TED-Ed – In the United States, it’s estimated that 30 percent of adults and 66 percent of adolescents are regularly sleep-deprived. This isn’t just a minor inconvenience: staying awake can cause serious bodily harm. Claudia Aguirre shows what happens to your body and brain when you skip sleep.
Consider this the second entry into my curiosity abyss in which I occasionally wonder about random things. And I’m glad I live in a world where I can find answers to things like “What happens when you’re sleep deprived” by seeing a well-produced YouTube video instead of having to find out like that 17-year-old kid who decided that not sleeping for 11 days was the best way to figure it all out. Can you even imagine? When I don’t get at least five hours of sleep, I usually feel weak the next morning, I get nauseous and occasionally throw up. Totally emasculating and probably not something to admit in a blog, sure. But if that’s me in a normal situation, I can’t even imagine 11 days without sleep would do to me. Would I fall violently ill? Probably. Would I lose all attachment to reality, stuck in some in between world like Inception? Decent possibility. That just seems like a situation you don’t recover from in any way.
But I REALLY can’t imagine being a 17-year-old kid who thinks that’s a good idea. Like how professional could some teenager in Mad Men conducting an experiment where he could have probably completely gone insane actually be? Not very. And what spurs you on to follow through with this insane idea? If that’s a school project, how about you make a diorama or build one of those fizzy volcanos or something instead of possibly bending the very fibers of your perception of reality you overachiever? And if you’re doing it to rebel against mommy and daddy, that’s as bad as being one of the “protest everything” people today. Talk about free love, drugs, all that sounds great but if you’re telling me going back to the 60s and have to deal with kids like that AND chicks with hairy pubes, I’m sticking in 2015 getting a sound seven hours every single time.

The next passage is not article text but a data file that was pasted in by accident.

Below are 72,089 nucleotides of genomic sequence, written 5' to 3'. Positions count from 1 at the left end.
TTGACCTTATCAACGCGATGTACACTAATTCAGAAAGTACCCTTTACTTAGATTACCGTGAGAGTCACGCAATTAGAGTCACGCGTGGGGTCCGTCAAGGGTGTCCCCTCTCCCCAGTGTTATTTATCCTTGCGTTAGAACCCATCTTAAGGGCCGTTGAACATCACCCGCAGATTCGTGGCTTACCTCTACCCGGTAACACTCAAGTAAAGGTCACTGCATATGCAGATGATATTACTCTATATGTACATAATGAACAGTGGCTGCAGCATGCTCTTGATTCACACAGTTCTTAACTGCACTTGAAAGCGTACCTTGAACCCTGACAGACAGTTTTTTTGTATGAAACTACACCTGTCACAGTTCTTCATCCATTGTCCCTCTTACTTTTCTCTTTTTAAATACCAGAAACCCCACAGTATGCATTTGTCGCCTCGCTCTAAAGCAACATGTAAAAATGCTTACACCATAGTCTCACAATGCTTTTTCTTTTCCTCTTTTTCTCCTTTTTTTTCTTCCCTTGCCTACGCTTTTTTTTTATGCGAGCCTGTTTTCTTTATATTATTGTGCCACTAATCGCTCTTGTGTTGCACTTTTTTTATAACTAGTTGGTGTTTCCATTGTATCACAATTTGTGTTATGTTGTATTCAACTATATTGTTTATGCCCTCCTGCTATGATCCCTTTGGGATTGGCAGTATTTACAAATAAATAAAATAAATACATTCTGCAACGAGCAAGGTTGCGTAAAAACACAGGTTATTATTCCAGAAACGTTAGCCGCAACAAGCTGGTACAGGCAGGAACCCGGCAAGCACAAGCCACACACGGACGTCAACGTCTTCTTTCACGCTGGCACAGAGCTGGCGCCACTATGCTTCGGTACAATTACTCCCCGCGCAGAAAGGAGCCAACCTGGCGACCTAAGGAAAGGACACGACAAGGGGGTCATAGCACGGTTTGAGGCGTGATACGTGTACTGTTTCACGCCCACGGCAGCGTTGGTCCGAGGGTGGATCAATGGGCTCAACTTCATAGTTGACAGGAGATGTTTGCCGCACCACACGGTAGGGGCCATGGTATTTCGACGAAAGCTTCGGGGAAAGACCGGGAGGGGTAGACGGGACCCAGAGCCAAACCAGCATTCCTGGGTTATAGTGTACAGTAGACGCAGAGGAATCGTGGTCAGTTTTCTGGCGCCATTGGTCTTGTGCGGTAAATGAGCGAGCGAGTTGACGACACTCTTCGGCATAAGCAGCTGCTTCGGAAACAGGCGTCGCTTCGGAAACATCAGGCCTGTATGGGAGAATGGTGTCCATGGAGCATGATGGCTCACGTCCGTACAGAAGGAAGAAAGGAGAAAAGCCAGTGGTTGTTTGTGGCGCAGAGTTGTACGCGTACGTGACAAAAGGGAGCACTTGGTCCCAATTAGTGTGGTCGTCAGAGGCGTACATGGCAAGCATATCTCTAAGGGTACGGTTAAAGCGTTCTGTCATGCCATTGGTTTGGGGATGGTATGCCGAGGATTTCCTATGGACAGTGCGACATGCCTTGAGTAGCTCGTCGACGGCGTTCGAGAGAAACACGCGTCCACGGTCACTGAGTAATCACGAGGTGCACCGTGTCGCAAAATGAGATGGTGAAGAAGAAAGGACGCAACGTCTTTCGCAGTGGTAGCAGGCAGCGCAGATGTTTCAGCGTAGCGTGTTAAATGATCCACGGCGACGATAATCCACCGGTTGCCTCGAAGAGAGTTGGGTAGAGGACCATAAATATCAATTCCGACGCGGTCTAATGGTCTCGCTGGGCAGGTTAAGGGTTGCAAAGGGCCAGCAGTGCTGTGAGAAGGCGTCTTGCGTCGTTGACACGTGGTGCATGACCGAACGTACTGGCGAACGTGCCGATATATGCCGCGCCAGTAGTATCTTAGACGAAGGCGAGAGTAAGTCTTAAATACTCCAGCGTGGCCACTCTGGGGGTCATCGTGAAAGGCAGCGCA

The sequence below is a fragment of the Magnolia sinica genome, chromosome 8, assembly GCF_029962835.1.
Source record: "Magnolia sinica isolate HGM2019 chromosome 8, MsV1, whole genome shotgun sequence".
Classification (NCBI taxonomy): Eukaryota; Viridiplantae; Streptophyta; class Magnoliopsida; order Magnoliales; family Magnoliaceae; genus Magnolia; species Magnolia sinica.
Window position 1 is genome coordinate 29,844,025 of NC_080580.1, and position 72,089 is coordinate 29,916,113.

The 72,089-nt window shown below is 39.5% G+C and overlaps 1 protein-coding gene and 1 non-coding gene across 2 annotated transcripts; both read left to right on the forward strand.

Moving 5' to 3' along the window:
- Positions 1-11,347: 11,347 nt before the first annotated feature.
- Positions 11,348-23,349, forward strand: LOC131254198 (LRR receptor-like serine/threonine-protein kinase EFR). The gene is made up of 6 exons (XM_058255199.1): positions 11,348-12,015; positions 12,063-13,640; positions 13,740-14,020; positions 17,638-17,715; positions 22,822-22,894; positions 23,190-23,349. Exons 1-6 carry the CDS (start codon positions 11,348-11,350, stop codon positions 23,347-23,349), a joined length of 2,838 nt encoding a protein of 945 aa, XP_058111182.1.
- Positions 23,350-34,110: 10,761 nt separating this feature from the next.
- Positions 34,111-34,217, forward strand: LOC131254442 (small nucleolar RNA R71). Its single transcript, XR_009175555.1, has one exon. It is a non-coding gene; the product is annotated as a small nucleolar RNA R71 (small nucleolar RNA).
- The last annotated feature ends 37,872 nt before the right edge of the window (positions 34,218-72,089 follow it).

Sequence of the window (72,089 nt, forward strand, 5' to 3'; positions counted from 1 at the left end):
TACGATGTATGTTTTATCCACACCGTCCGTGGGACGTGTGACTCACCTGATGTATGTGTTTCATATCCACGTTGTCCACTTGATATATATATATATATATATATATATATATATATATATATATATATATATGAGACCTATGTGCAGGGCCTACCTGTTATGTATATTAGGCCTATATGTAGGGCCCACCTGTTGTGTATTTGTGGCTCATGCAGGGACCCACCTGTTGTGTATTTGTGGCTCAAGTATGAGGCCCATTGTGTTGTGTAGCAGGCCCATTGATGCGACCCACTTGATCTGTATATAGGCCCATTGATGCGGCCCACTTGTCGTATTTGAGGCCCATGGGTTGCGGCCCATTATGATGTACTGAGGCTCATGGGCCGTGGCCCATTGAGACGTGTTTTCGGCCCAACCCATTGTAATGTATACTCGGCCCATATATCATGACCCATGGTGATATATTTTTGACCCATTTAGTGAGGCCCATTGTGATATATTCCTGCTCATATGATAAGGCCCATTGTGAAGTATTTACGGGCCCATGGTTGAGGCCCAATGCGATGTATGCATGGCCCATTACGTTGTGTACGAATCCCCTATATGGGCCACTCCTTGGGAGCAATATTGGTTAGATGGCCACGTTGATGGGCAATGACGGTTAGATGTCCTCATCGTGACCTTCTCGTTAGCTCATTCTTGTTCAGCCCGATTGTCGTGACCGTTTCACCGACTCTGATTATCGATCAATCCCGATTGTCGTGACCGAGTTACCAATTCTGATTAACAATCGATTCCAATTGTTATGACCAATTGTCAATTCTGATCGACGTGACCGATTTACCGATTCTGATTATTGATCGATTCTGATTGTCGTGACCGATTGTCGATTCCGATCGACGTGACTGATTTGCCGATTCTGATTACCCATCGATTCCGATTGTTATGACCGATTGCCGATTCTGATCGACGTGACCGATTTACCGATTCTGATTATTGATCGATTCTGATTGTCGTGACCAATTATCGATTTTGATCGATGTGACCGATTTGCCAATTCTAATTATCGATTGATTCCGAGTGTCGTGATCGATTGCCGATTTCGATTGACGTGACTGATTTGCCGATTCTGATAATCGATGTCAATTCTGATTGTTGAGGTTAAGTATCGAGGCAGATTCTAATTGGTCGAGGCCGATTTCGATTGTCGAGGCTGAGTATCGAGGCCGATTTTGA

Also, while we’re on the topic of sleep, here’s a thing from a month ago in the NY Times that says you might not actually need the seven hours people suggest:
The findings are striking because health authorities have long suggested that poor sleep is rampant in America, and that getting a minimum of seven hours on a consistent basis is a necessity for good health. Many studies suggest that lack of sleep, independent of other factors like physical activity, is associated with obesity and chronic disease.
Yet the hunter-gatherers included in the new study, which was published in Current Biology, were relatively fit and healthy despite regularly sleeping amounts that are near the low end of those in industrialized societies. Previous research shows that their daily energy expenditure is about the same as most Americans, suggesting physical activity is not the reason for their relative good health.
In a typical night, they slept just six and a half hours — slightly less than the average American. In the United States, most adults sleep seven hours or more a night, though a significant portion of the population sleeps less.
Sleep seven hours, don’t sleep seven hours. Whatever man. Just don’t stay up for 11 straight days, I can confirm that’s a bad idea.